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For Immediate Release: Sep 26, 2001
Contact: Kirsten Stade (202) 265-7337

SUPPRESSED REPORT SHOWS NEARLY A THIRD OF LANSING AREA RESTAURANTS FAIL INSPECTIONS

Unprecedented Failure Rate


Washington, DC - Food service establishments in Ingham County, Michigan (home of Lansing) have an unprecedented failure rate when compared to similar counties across the country, according to a suppressed county health department report released by PEER today. Nearly 30% of Ingham County food establishments failed health inspections.

For a restaurant to fail, a food sanitarian must find 4 or more "critical violations" during the inspection process, the failure breakpoint indicating conditions that could lead to food poisoning.

Most food establishments are inspected twice per year. Each inspection takes, on average, four hours. In 1998, there were 3,594 critical violations among the 1,466 food sanitary inspections in 1998. The average critical violation count per inspection increased 21% between 1997 and 1999, rising from 2.03 critical violations per food establishment in 1997 to 2.45 in 1998.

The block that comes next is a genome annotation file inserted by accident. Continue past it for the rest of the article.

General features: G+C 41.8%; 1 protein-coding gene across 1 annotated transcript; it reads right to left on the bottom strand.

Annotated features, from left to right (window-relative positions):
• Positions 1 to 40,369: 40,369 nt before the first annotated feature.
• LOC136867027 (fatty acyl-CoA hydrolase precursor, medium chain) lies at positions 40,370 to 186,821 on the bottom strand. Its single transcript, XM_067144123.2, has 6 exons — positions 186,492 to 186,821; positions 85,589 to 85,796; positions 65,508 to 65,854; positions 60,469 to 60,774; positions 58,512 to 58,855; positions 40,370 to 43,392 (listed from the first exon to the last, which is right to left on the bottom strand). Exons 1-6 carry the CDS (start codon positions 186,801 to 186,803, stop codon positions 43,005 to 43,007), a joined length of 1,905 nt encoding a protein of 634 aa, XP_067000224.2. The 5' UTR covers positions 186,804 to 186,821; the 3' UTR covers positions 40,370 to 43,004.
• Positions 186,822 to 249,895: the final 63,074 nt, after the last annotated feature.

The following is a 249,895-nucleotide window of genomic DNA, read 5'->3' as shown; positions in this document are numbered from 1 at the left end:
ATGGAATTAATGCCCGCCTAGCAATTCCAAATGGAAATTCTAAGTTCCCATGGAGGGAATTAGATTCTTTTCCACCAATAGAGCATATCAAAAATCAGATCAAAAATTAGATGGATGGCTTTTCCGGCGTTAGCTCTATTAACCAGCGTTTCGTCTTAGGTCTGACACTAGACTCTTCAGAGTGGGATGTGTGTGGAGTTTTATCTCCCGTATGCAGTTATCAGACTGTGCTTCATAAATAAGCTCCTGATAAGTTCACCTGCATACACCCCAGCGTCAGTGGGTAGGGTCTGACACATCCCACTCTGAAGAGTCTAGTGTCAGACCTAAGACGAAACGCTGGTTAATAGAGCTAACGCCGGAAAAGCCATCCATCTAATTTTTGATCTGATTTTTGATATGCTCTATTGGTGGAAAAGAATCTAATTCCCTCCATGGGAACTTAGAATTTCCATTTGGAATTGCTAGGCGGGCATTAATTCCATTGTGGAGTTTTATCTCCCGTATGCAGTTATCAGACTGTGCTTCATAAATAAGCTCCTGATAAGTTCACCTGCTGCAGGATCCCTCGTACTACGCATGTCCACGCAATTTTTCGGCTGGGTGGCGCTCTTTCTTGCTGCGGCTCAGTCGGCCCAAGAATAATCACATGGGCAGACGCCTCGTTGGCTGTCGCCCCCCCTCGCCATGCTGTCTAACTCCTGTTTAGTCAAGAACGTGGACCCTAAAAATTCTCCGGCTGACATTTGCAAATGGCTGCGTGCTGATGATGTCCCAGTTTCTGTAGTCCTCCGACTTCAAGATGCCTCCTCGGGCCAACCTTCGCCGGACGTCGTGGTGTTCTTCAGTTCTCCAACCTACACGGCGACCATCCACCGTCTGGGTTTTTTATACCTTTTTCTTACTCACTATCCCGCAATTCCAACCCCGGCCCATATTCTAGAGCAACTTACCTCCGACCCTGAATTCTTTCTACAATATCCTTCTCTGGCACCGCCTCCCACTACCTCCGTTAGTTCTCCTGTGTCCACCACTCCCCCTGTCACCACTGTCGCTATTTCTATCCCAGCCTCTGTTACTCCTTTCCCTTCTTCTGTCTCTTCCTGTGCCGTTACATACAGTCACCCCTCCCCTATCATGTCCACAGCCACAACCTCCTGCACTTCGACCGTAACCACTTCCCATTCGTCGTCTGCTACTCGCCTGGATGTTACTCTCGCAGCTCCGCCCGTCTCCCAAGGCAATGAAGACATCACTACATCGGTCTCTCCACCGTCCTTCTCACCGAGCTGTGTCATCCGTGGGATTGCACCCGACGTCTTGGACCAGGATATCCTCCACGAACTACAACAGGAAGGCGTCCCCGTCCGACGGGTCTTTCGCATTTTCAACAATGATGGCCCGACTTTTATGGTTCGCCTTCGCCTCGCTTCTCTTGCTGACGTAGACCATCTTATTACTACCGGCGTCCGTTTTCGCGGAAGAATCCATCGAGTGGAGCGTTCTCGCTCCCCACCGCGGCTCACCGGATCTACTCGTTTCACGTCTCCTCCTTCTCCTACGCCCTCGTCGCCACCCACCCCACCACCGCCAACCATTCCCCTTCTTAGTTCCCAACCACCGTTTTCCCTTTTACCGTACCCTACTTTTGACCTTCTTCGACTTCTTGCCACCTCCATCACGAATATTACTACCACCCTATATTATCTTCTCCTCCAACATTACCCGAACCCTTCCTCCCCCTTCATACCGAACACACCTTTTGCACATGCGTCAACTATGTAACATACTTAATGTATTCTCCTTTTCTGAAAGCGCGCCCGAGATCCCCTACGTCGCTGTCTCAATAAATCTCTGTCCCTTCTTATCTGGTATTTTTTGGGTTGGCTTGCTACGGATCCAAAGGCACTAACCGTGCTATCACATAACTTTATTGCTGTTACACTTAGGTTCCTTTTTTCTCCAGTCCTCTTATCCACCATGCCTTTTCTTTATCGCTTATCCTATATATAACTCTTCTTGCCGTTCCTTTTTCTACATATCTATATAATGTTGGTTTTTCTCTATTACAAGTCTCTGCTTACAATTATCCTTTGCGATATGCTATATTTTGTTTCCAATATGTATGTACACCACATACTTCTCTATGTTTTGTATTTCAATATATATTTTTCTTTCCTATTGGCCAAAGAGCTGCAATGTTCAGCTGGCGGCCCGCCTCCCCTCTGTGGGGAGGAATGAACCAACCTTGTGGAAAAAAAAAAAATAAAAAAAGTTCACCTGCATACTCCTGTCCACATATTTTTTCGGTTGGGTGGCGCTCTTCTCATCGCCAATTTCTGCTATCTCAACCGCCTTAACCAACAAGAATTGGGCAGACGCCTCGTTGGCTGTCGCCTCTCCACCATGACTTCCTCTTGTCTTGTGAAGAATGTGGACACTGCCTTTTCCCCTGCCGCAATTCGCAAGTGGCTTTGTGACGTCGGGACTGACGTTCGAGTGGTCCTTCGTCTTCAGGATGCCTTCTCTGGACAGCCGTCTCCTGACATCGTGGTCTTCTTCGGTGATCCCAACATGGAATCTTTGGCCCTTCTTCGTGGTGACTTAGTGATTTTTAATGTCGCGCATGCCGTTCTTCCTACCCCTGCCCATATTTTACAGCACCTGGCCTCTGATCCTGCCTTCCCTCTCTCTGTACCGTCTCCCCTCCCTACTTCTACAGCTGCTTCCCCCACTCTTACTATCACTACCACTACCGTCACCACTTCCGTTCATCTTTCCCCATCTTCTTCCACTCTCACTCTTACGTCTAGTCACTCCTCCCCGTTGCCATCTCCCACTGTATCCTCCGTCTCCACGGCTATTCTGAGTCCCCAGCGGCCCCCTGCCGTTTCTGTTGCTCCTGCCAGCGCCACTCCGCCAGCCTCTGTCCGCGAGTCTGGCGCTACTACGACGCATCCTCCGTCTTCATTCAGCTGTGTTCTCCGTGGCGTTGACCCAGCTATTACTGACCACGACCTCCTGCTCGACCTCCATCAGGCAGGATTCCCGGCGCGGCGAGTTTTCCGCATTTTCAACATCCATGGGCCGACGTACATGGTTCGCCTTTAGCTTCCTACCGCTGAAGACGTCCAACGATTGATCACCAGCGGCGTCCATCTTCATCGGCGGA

The leading violations were:
1) poor hand-washing and/or soap and sanitary towel/devices not provided (27%),
2) food temperature violations (21%),
3) necessary toxic items improperly stored, labeled or used (16%), and the presence or evidence of insects and rodents (9%).

Table Service restaurants (bar and food) had the highest rate of inspection failure. In 1998, of 200 such establishments, 118 failed inspection, a 59% failure rate. Fast food outlets failed 28% of inspections. Of 504 burger, pizza and other fast food outlets, 140 had 4 or more "critical violations

The PEER report offers a rare glimpse into the actual health practices within the food service industry since state regulations do not require public notice of failing establishments. In 1999, Ingham County embarked upon a "data democratization" effort to inform citizens about environmental health issues but the resulting reports were never released to the public.

"This information should be freely available to people in Ingham County," said Eric Wingerter, national field director for PEER, which released an uncensored report about the county's water quality last week. "Taxpayers should be asking why the county spent nearly a quarter million dollars to assemble research and then buried the information."

The report is available as a pdf file on PEER's website: Full Report and Appendix A